Yes go ahead :-)raehza,
It's not about the color per se, it's more about the lightness or darkness of the paint and it's reflective properties. As in any pursuit, you can get incredibly picky, or you can relax certain criteria. For instance, any range of dark colors will cut reflections for a projection-based home theater, however to the degree the paint still reflects somewhat back to the screen, it can alter the color of your image. So if you choose a dark red, that paint color can reflect back to your screen and subtly alter the color of your image. Though I don't think that people other than professional calibrators or their equipment may pick up on that fact.
Nonetheless, such considerations lead some people to choose "neutral" black or gray to paint with, for minimal color shift effects on their image. And you don't have to go super dark or black to get much of the benefits.
If you start with, say, white walls and then paint them neutral gray, often referred to as %18 gray:
---that will go quite far in reducing image reflections. In fact I seem to remember more knowledgeable folks saying it will go most of the way to reducing reflections, with diminishing returns afterward. Still, in my and other people's experience, you can get benefits from going even darker.
But, if you want some other color for your room, just think of colors around that darkness above, or darker, and it will help a lot.
The other thing you have to look for is the reflective quality of the paint. Most paint has a glaze, a sheen, to make it look richer. That means even the darkest looking paint can be quite reflective of light. Not a few people have discovered this, having painted a ceiling near their screen "black" only to discover that the sheen on the paint looks like a mirror, with the light from the projection screen lighting up the ceiling, and hence reflecting back on to the image. You want to avoid this...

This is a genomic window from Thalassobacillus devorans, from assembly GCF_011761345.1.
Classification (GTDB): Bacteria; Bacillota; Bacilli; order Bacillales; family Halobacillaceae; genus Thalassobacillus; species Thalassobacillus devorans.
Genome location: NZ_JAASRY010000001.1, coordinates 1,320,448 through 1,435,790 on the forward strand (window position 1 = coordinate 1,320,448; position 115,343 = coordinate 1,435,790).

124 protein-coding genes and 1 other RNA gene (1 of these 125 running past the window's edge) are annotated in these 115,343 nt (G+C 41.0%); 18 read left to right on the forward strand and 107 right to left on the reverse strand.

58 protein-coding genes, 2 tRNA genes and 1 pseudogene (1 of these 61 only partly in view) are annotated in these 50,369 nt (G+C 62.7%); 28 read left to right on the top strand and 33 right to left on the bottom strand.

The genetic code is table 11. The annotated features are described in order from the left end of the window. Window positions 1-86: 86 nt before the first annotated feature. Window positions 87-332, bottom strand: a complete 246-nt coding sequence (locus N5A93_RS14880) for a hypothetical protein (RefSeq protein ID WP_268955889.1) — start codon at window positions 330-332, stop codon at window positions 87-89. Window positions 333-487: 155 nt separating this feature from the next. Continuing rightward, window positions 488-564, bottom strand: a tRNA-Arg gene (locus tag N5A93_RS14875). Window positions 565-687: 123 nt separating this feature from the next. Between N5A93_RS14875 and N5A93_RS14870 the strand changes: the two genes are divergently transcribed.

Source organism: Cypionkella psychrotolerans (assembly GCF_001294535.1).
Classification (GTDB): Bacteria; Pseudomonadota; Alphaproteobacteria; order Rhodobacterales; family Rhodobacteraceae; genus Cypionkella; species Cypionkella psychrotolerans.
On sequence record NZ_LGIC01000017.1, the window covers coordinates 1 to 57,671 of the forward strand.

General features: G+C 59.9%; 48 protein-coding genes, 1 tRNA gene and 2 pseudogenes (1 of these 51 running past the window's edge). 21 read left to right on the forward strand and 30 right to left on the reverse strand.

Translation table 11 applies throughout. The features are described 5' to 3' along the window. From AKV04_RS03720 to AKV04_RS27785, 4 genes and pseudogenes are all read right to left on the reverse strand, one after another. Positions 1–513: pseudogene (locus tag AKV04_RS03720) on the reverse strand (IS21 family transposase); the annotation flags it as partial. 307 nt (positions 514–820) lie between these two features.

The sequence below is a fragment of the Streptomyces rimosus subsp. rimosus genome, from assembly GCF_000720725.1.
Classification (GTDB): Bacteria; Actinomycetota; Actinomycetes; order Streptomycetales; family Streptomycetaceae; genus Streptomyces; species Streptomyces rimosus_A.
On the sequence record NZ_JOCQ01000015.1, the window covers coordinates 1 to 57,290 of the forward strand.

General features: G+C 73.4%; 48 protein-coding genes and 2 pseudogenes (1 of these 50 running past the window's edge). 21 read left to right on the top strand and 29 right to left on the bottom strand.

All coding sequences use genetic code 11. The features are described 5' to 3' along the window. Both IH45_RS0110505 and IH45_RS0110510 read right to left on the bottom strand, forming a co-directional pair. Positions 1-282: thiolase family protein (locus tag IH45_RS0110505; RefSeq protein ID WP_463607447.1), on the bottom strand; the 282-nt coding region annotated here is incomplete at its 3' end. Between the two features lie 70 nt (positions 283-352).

...so it's best to go for non-reflective, "matte" paints. (Any paint store will understand the difference and give you a matte version of a paint).
Then there's the issue of whether you want to do the whole room dark or not. Depending on your screen choice, there can be diminishing returns. Some people have found they get large benefits in light reflection control only by treating (with dark paint or velvet) the area around the screen, out to about 6 feet or so from the screen, and beyond that they leave the room a lighter color. Again, benefits accrue as you do the whole room, but treating the closest reflection points, which tend to be the first 6 feet or so from the screen ceiling/floor/walls, tend to give the most obvious benefits.
If you are really serious about cutting room reflections, nothing does it better than fabric, especially a dark velvet (most people use black velvet). The pile of a fabric, especially velvet, acts as light traps in a way no paint can achieve. If you have the darkest matte black paint you can get, you'll still be able to see it light up somewhat if it's placed near the screen. With certain black velvets (e.g. Devore or Fidelio) they become true "black holes" and you see virtually no reflection. So some people surround their screen to some degree with black velvet, instead of paint. I use Fidelio black velvet to surround the screen wall, and also to cover my left/center/right speakers near the screen, which lit up and distracted during movies. Covered in the black velvet, even though the speakers are inches from the screen, they are completely non-reflective and invisible during movies.
I happen to be a big proponent of curtains as a huge help for home theater rooms, particularly when you don't feel like painting the entire room super dark. I use dark, brown velvet curtains to the sides of my screen. They remain stacked in the corner, very discrete yet adding a touch of luxury. When watching a movie I simply pull them forward along the side walls and they have a massive effect on light reflections, cutting down reflections. The double benefit is: 1. I'm not chained to having to choose any particular color, dark or otherwise for my walls (I went with fairly light walls to make it a cheery room when no movie is playing), and when the curtains are employed it's actually better than even the darkest paint I could have found. You can see photos of how I approached my room in the links below my name.
Just some things to think about....